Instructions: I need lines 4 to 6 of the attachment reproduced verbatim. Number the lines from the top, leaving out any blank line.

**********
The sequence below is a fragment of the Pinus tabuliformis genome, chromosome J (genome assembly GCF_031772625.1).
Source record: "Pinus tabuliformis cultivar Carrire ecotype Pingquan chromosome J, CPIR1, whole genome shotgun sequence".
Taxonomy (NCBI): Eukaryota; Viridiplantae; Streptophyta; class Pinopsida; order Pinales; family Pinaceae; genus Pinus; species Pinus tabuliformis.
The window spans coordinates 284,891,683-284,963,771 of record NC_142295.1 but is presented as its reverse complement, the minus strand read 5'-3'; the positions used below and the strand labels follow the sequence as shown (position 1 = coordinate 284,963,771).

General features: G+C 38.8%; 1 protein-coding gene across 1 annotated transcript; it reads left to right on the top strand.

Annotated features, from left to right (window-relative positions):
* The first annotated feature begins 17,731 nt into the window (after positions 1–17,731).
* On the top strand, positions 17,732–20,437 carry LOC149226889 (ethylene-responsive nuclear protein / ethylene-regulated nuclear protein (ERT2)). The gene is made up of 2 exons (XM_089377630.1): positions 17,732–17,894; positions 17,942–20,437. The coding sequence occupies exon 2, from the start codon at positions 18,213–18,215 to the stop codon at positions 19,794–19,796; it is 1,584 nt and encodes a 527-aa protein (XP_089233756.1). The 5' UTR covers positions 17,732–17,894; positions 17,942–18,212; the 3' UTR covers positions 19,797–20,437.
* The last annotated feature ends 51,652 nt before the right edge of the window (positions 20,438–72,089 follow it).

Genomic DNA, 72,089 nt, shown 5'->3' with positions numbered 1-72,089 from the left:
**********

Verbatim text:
The window spans coordinates 284,891,683-284,963,771 of record NC_142295.1 but is presented as its reverse complement, the minus strand read 5'-3'; the positions used below and the strand labels follow the sequence as shown (position 1 = coordinate 284,963,771).

General features: G+C 38.8%; 1 protein-coding gene across 1 annotated transcript; it reads left to right on the top strand.

Annotated features, from left to right (window-relative positions):